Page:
Clever Metaphors

It’s really easy to come up with old, rehashed metaphors. 

Some of them are habit, things that are part of our everyday language.  He’s dog tired. She was all skin and bones.  There are common comparisons, which can be worded well but still feel overused.  He looked at a cloudless sky when he gazed into her eyes.  Honestly, we’re so used to making and hearing analogies (and similes and metaphors) that it is fairly straightforward to use an existing one.  It’s lazy, but we do it. 

It’s much more difficult to come up with new, clever metaphors.  The challenges arise from several places.  First, an author has to be familiar with the common and frequently used comparisons to be able to avoid them.  If you don’t know something is worn out, it might sound clever to you.  Fortunately, this one can be avoided with a piece of advice that authors hear all the time – read a lot.

Another hurdle for authors who want to create a fresh comparison is finding something fresh to compare.  There are lots of people writing and creating, and only so many things that share common traits.   Just recognize that someone else has probably already used that comparison.  As long as it’s not overused and already tired, your readers will still appreciate it. 

Two other difficulties relate to the reader.  A metaphor can’t be too obscure, or the reader won’t understand it, which defeats the purpose.  If I said someone spoke with all the eloquence of a heron, a reader with limited bird knowledge might not realize it was an insult.  The other obscurity concern is the risk that the two items being compared won’t actually be comparable.  This will just make the reader confused, or turn into a belabored metaphor that requires too much explanation to be effective.  I could make a comparison between a shopping mall and a tide pool, but unless I plan to spend several paragraphs describing the relationship, it won’t be clear to many people.  This one is easy to address; think about your readers’ knowledge level from time to time, and you should be fine.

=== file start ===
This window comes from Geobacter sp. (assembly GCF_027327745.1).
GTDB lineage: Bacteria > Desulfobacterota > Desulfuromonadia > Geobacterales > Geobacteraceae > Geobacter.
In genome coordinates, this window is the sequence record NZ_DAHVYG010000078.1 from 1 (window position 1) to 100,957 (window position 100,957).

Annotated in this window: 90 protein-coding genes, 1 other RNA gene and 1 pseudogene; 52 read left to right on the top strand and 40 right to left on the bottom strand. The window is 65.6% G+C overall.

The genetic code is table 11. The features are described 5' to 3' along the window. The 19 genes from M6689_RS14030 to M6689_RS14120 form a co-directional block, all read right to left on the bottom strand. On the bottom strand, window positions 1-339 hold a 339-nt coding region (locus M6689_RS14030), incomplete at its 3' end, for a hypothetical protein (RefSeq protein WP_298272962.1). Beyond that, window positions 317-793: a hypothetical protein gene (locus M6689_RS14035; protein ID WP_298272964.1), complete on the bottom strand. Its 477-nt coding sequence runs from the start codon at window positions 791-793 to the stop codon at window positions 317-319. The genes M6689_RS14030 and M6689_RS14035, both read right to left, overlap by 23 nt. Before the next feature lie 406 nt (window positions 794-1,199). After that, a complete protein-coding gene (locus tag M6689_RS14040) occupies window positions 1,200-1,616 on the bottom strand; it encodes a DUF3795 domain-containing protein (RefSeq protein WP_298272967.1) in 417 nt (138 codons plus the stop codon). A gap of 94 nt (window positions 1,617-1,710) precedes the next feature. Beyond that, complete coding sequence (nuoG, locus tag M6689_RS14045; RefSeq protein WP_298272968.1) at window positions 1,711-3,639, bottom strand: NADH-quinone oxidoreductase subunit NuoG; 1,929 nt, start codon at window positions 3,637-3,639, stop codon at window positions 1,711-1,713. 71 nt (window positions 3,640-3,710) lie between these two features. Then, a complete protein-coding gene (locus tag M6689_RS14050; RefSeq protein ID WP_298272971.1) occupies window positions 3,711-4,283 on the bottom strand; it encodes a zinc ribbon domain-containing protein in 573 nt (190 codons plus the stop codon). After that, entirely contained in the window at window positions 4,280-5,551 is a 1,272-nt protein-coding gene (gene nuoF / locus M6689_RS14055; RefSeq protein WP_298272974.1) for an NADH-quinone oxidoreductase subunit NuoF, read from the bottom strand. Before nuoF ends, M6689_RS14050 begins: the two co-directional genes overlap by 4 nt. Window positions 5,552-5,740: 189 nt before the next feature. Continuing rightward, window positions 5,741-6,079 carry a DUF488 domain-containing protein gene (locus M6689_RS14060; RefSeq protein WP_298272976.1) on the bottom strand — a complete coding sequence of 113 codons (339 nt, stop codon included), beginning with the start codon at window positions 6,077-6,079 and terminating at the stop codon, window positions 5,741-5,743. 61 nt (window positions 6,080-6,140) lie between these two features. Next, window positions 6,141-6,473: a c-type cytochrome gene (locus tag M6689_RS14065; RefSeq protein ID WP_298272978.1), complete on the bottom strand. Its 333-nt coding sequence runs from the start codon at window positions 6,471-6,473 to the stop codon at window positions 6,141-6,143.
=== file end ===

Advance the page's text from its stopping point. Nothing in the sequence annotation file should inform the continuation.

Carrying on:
Of course, even if we come up with something new and clever, we can fall into our own odd habits as authors.  I make a lot of bird comparisons, because it is an area in which I have some experience.   I also used “celery” to describe green dresses a lot in the original Butterflies – I have no idea why – and I’m sure I have other habits that I haven’t realized yet. 

As long as we aren’t lazy and use the same stuff everyone else has used, I think we’ll all be okay.